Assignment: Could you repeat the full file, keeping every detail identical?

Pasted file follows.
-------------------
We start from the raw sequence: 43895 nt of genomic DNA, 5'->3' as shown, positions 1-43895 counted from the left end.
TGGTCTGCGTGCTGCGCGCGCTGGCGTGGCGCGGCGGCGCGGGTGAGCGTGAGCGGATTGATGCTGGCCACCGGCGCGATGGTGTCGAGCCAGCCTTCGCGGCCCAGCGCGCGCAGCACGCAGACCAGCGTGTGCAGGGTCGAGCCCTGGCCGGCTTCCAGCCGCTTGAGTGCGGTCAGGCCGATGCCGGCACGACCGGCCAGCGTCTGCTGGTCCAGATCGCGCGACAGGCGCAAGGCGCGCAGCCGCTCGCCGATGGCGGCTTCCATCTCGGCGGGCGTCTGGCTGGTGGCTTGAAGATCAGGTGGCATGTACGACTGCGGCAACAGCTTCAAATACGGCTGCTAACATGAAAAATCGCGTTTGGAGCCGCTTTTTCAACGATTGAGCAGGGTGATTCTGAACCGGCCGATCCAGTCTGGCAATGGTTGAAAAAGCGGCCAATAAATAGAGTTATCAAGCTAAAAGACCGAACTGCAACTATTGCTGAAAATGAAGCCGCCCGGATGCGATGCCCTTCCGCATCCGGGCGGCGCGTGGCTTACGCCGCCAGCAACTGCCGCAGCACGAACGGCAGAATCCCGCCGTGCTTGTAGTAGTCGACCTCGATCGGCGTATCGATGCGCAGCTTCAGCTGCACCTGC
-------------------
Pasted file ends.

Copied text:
We start from the raw sequence: 43895 nt of genomic DNA, 5'->3' as shown, positions 1-43895 counted from the left end.
TGGTCTGCGTGCTGCGCGCGCTGGCGTGGCGCGGCGGCGCGGGTGAGCGTGAGCGGATTGATGCTGGCCACCGGCGCGATGGTGTCGAGCCAGCCTTCGCGGCCCAGCGCGCGCAGCACGCAGACCAGCGTGTGCAGGGTCGAGCCCTGGCCGGCTTCCAGCCGCTTGAGTGCGGTCAGGCCGATGCCGGCACGACCGGCCAGCGTCTGCTGGTCCAGATCGCGCGACAGGCGCAAGGCGCGCAGCCGCTCGCCGATGGCGGCTTCCATCTCGGCGGGCGTCTGGCTGGTGGCTTGAAGATCAGGTGGCATGTACGACTGCGGCAACAGCTTCAAATACGGCTGCTAACATGAAAAATCGCGTTTGGAGCCGCTTTTTCAACGATTGAGCAGGGTGATTCTGAACCGGCCGATCCAGTCTGGCAATGGTTGAAAAAGCGGCCAATAAATAGAGTTATCAAGCTAAAAGACCGAACTGCAACTATTGCTGAAAATGAAGCCGCCCGGATGCGATGCCCTTCCGCATCCGGGCGGCGCGTGGCTTACGCCGCCAGCAACTGCCGCAGCACGAACGGCAGAATCCCGCCGTGCTTGTAGTAGTCGACCTCGATCGGCGTATCGATGCGCAGCTTCAGCTGCACCTGC